According to estimates by the Iranian regime’s main opposition group, the People’s Mojahedin Organization of Iran (PMOI/MEK), more than 550 people have been killed in the nationwide protests, 47 of whom were minors. The names of 492 of the victims have been published by the MEK.
In addition, more than 25,000 people have been arrested by the regime’s security forces. The ongoing protests have been taking place in more than 220 cities across the country since mid-September.
The trigger for the mass protests was the death of a young Iranian woman named Mahsa Amini. The 22-year-old died in Tehran in mid-September after being arrested by the so-called ‘morality police’ for allegedly wearing a headscarf improperly. Since her death, thousands of Iranians have been demonstrating against the government’s repressive course across the country for a Free Iran.
Despite the massive violence with which the regime’s security forces proceed, people are continuing to take to the streets. Even with threats of imprisonment or death, these brave citizens cannot, and will not, be moved or forced to back down.
The Javan newspaper, which is published by the Revolutionary Guards (IRGC), wrote on Thursday that the young demonstrators were going against the norms of the Islamic Republic. They wrote, “They are neither religious nor satisfied with their situation. They don’t believe in the past and that’s why they’re on the streets.”
The Revolutionary Guard commander Hossein Salami threatened revenge on “enemies who interfere,” he stated on Friday, “But we cannot say how and where we will take revenge.”
His remarks show the regime’s desperate situation, in which they do not know how to deal with the angry people, so instead, they decide to make foreign enemies responsible for the ongoing protests.
For the first time, figures have been published on how the leadership of the regime is assessing the wave of protests. While the regime never delivers accurate statistics, publishing figures about society’s situation reveals the regime’s critical situation and the expansion of the protests, as well as the people’s dissatisfaction.
55 percent of the population is said to be in support of the protests, and as many as 83 percent had sympathy for them in principle, without having taken part in them.
More importantly, 10 percent of people are supporting the riots, which the regime is referring to as ‘the people’s rebellion’. This shows that around 8 million people of Iran’s population are ready to sacrifice themselves for freedom. This is a huge number of people who are seeking fundamental changes, while according to scientific estimates only 3.5 percent is needed for the victory of a revolution.
According to media reports, Mostafa Rostami, the representative of the regime’s supreme leader Ali Khamenei at the country’s universities, gave these figures at a meeting with student associations at the university in the western Iranian city of Ilam.
The regime’s survey showed that 60 percent of Iranians who express sympathy say the poor economic living conditions are the main reason for the protests. More than 20 percent have identified administrative corruption and structural reform as the reason for these protests.
The 10 percent of rebellious people show that the country is on the path of a revolution, and their main demands are not simply administrative, structural, and economic reforms as the regime’s survey claims.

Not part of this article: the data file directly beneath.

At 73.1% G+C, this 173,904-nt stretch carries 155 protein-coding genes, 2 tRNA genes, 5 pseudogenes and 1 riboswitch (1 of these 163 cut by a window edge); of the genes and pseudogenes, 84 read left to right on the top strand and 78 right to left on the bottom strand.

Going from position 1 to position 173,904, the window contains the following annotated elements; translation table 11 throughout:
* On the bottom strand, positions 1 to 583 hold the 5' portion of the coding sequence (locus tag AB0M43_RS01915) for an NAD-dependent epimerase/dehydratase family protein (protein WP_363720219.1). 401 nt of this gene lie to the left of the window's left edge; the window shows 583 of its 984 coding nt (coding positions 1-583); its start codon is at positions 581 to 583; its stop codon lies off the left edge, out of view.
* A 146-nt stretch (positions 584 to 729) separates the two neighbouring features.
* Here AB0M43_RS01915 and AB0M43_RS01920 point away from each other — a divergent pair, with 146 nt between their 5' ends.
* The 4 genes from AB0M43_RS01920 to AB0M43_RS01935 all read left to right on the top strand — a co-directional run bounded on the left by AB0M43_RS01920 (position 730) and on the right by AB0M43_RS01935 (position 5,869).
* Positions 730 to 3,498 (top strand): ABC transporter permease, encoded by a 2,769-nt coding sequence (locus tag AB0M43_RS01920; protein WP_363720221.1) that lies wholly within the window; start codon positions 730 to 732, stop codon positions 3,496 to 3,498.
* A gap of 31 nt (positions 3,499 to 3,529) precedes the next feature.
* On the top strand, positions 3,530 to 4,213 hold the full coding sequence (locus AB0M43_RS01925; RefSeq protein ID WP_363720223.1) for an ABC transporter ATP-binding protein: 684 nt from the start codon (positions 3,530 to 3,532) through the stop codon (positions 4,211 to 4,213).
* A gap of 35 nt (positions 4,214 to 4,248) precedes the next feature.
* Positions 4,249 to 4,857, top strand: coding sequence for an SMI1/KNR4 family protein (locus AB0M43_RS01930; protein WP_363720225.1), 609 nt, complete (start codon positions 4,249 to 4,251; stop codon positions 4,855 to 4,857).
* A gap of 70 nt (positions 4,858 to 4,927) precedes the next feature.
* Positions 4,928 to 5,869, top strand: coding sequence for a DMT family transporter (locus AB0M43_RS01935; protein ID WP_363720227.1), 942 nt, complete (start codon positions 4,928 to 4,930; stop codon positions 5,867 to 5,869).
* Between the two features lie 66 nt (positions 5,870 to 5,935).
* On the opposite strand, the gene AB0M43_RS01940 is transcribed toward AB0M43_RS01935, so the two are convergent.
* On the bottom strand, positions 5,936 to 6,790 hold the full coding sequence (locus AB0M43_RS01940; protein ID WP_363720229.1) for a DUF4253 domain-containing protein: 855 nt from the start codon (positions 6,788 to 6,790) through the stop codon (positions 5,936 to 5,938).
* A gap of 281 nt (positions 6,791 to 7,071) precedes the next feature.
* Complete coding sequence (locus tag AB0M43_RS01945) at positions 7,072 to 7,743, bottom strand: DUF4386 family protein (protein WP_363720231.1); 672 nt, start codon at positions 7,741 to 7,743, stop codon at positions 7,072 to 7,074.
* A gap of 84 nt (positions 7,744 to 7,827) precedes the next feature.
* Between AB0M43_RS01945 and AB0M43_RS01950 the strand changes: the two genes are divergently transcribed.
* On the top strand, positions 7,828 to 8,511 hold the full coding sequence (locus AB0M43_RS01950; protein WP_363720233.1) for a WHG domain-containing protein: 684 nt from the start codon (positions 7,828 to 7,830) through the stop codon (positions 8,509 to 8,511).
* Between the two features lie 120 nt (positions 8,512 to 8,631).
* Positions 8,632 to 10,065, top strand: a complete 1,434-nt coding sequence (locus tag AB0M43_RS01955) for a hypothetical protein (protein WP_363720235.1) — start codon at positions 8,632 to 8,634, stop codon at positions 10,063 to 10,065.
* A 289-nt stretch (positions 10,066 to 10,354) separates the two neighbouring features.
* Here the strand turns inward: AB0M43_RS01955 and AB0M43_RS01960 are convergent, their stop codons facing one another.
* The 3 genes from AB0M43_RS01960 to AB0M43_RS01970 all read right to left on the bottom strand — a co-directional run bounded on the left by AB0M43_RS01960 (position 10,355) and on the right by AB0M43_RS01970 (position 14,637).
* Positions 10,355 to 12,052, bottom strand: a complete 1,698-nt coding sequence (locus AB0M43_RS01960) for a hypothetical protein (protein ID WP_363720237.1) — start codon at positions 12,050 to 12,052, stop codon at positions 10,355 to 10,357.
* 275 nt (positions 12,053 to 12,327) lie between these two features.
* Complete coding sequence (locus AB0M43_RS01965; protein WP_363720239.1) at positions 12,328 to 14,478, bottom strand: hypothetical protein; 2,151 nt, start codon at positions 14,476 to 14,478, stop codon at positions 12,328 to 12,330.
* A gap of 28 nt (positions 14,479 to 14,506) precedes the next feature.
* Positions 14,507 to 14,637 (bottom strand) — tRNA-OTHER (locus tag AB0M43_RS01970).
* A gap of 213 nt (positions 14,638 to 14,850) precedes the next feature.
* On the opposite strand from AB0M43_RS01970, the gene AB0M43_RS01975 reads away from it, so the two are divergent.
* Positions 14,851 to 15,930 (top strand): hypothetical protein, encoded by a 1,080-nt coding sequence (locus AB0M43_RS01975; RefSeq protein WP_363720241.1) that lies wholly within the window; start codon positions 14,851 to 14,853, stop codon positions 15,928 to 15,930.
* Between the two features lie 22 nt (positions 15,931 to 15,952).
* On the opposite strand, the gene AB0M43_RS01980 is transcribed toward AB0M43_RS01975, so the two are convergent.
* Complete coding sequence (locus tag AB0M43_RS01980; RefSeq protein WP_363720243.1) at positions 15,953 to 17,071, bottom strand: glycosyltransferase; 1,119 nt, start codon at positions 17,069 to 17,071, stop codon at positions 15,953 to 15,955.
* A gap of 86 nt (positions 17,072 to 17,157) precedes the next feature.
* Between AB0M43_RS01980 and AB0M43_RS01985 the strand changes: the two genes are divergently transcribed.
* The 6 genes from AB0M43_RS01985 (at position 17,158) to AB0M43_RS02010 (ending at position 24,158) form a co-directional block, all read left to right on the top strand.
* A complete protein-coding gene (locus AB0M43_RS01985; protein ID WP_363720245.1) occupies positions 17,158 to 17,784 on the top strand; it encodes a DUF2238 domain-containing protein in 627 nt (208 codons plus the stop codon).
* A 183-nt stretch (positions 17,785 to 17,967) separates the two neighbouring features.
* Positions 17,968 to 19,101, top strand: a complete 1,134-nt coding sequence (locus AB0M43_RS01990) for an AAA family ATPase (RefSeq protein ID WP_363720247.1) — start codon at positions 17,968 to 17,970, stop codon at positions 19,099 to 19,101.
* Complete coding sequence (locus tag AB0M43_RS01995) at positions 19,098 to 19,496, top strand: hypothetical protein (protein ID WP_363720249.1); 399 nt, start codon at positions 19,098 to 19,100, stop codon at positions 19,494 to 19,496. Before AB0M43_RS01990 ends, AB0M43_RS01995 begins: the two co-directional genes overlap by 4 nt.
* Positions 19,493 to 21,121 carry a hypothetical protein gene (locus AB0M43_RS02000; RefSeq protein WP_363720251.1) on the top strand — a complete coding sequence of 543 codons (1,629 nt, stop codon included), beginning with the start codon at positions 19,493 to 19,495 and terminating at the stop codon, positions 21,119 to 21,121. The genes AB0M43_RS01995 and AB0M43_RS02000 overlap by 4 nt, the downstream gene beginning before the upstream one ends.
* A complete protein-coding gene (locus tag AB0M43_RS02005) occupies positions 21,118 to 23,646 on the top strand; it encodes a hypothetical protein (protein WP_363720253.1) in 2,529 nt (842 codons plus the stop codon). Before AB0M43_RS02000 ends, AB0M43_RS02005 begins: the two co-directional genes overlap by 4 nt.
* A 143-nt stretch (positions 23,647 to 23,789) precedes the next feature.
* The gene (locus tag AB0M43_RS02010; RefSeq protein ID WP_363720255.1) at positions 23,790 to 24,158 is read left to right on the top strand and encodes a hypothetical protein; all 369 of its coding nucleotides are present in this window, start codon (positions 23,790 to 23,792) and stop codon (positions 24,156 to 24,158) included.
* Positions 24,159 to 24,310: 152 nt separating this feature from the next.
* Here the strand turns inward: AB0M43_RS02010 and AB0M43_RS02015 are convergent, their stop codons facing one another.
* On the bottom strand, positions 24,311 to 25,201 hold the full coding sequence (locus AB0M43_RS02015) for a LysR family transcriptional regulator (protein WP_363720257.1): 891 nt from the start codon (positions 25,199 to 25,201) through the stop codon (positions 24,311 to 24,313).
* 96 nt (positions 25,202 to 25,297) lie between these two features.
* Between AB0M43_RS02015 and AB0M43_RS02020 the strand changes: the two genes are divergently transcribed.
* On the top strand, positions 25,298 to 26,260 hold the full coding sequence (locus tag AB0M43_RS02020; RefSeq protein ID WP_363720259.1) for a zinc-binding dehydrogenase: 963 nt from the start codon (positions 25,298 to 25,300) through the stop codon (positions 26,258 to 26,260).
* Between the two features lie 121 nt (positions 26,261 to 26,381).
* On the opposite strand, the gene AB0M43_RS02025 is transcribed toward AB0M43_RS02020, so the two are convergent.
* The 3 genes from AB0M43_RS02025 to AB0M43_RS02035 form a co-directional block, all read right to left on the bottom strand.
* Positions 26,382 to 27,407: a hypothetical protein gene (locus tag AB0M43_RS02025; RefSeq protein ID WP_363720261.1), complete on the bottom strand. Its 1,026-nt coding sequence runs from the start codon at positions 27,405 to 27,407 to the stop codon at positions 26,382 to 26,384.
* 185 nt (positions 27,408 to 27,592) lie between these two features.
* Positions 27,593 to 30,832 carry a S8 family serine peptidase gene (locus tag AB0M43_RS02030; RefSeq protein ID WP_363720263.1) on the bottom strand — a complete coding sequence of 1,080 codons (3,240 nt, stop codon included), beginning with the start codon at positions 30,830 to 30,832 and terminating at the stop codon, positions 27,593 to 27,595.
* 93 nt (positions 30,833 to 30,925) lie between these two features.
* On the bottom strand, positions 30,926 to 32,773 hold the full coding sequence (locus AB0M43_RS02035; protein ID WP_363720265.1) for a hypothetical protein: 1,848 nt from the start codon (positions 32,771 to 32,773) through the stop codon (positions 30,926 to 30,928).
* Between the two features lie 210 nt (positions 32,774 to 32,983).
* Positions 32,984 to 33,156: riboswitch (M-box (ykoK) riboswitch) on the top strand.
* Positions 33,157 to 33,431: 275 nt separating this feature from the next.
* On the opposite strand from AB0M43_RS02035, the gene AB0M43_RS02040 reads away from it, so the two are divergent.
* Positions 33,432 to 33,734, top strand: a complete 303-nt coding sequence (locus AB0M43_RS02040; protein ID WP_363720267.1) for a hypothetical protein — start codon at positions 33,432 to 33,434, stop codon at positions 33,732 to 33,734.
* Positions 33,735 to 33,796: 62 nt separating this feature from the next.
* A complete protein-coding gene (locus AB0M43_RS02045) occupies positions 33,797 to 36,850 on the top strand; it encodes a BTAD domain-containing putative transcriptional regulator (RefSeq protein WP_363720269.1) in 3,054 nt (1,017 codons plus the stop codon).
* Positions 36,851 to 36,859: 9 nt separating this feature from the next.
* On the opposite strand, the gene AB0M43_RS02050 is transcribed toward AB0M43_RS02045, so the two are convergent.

Rostami did not specify who conducted the survey. It is known that the regime’s intelligence service regularly conducts surveys without publishing the results. Rostami belongs to the inner circle of Ali Khamenei’s confidants.
For the first time, Khamenei did not describe the protests as ‘unrest’ but as a ‘hybrid war’ against Iran. Meanwhile, attacks on the regime’s clerics, its bases, repressive forces, and symbols are increasing. Alireza Arafi, head of the theological centers in the pilgrimage site of Qom, said many regime officials no longer dare to leave their homes.
They have shaved their beards and refrained from wearing their robes in public. Numerous recordings are circulating on the Internet of mullahs being harassed and insulted by the angry people who are fed up with these representatives of the regime.
Almost every night, rebellious youths are attacking the regime’s bases, torching and destroying its symbols. Their main target has become the supreme leader. Months before the current unrest, in previous protests, people addressed the regime’s president Ebrahim Raisi, but since the start of these protests, the main target of the people is Khamenei.
In a tweet, Rahmatollah Bigdelli, a regime cleric from the so-called ‘reformist’ party, reflected the people’s fury against the regime’s foundation while asking:
“What is the position of Ebrahim Raisi and Mohammad Baqer Qalibaf in the equation of the country?
In a republic, the government and parliament are the manifestations of the national will, and the head of the government is the president, and the parliament is the house of the nation, and its president is considered the head of the nation!
So why is the nation ignoring them? Why are they not the audience of the nation?!”
Some comments gave him the right response:
One user stated, “The problem of the nation with this system is bigger than the exclusion or criticism of these insignificant elements. The top of the pyramid is the cause of all the troubles of the nation and the country.”
Another person explained, “Because the rioters (which you wrongly call the nation) are not protesting, but demand overthrow. That is why their slogans are against the principle of the system and not the parts of the system.”
This simple conversion shows the “10 percent” which have rebelled against the regime to overthrow it, and this is the main difference from past protests.